God will ever guide the obedient, humble soul; but, on the other hand, if we do not walk according to the light communicated, we shall get into darkness. Light not acted upon becomes darkness, and oh, "how great is that darkness"! Nothing is more dangerous than tampering with the light which God gives. it must, sooner or later, lead to the most disastrous consequences. "Take heed, therefore, that the light which is in thee be not darkness." "Hear, ye, and give ear: be not proud; for the Lord hath spoken. Give glory to the Lord your God, before He cause darkness, and before your feet stumble on the dark mountains, and while ye look for light, He turn it into the shadow of death, and make it gross darkness" (Jer. 13:1516).
This is deeply solemn. What a contrast between a man having a single eye, and a man not acting on the light which God has given him! The one has his body full of light; the other has his body full of darkness: the one has no part dark; the other is plunged in gross darkness: the one is a light-bearer for others; the other is a stumbling-block in the way. We know nothing more solemn than the judicial acting of God, in actually turning our light into darkness, because we have refused to act on the light which He has been pleased to impart.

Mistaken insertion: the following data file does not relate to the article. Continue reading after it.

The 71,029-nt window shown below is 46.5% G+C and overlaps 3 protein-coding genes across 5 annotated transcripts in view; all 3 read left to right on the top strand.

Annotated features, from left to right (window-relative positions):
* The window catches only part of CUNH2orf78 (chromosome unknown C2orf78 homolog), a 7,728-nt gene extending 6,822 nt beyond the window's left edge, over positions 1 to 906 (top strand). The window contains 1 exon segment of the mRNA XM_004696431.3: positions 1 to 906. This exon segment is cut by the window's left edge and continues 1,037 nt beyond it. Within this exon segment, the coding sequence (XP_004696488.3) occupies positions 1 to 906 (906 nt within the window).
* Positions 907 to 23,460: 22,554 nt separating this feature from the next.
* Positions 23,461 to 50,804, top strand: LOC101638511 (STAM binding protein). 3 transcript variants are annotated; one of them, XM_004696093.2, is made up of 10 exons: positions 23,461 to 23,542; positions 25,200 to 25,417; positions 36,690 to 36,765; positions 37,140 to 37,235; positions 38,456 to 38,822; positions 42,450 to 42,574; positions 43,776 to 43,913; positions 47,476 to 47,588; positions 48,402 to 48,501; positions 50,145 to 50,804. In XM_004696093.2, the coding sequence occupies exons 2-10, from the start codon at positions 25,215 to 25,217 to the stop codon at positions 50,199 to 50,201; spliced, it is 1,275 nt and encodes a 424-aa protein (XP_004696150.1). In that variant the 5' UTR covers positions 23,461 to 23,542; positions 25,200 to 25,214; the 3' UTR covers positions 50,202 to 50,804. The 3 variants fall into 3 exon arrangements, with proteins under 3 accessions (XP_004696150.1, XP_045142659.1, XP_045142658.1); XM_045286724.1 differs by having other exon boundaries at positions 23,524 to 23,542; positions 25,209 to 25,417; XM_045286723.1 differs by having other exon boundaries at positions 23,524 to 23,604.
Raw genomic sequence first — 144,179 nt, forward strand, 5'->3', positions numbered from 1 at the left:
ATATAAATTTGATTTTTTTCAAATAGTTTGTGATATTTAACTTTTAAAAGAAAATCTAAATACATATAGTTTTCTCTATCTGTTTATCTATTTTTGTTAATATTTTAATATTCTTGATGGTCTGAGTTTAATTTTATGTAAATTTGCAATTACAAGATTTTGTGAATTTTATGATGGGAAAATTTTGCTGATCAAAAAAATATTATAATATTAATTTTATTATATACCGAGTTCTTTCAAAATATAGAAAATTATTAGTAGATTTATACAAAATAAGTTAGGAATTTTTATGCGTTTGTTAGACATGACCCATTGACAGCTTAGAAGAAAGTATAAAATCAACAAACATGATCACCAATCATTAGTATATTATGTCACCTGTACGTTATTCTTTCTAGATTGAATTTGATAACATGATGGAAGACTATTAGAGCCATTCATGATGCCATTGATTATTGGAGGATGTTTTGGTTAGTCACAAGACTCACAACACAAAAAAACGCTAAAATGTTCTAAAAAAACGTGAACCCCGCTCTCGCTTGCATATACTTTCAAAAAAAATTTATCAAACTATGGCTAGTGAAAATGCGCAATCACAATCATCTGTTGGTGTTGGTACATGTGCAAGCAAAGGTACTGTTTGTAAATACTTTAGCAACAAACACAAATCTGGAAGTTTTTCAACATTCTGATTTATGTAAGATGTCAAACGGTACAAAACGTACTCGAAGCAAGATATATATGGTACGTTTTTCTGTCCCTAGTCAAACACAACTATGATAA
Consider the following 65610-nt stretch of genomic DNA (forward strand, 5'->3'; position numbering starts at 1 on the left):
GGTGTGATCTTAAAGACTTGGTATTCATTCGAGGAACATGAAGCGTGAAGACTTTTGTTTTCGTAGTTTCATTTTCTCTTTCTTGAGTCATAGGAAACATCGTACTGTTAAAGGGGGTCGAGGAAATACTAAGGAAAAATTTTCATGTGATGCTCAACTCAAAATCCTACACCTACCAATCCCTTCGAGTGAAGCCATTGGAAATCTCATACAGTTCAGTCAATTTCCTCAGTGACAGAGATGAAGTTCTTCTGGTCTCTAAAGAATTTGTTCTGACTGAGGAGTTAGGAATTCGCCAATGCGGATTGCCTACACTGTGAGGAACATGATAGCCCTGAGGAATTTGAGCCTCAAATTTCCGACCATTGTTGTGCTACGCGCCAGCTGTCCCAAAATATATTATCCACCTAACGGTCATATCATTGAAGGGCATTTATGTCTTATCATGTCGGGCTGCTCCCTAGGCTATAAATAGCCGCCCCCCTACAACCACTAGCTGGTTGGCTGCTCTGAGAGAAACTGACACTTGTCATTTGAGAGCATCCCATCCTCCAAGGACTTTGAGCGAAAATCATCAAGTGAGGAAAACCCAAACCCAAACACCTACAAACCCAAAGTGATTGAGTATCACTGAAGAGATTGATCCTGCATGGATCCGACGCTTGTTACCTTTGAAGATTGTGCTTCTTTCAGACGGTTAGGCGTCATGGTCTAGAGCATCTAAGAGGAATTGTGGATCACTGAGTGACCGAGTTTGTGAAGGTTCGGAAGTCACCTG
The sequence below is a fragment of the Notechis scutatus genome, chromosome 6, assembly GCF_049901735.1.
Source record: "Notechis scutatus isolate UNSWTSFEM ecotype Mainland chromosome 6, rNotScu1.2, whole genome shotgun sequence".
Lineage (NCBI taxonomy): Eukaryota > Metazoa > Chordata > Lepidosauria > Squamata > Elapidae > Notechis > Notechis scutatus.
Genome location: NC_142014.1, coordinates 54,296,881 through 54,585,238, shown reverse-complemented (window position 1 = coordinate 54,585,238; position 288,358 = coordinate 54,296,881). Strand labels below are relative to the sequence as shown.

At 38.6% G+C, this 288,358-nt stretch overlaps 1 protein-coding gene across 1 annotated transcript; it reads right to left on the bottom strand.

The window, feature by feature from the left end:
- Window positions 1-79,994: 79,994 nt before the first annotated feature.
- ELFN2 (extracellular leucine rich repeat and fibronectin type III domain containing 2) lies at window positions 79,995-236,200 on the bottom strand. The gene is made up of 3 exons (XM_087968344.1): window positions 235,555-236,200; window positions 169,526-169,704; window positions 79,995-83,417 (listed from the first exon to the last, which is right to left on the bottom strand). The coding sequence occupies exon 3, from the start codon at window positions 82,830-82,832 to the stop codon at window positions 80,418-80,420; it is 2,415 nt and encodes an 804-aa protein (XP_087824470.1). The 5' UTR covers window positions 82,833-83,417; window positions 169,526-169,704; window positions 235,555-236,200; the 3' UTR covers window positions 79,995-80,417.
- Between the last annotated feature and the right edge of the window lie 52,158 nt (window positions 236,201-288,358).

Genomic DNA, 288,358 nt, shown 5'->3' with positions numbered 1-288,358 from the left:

Christian reader, art thou acting up to thy light? Has God sent a ray of light into thy soul? Has He shown thee something wrong in thy ways or associations? Art thou persisting in any line of action which conscience tells thee is not in full accordance with thy
Master's will? Search and see. "Give glory to the Lord thy God." Act on the light. Do not hesitate. Think not of consequences. Obey, we beseech thee, the Word of thy Lord. This very moment, as thine eye scans these lines, let the purpose of thy soul be to depart from iniquity wherever thou findest it. Say not, Whither shall I go? What shall I do next? There is evil everywhere. It is only escaping from one evil to plunge into another. Say not these things; do not argue or reason; do not look at results; think not of what the world or the world-church will say of thee; rise above all these things, and tread the path of light — that path which shineth more and more unto the perfect day of glory.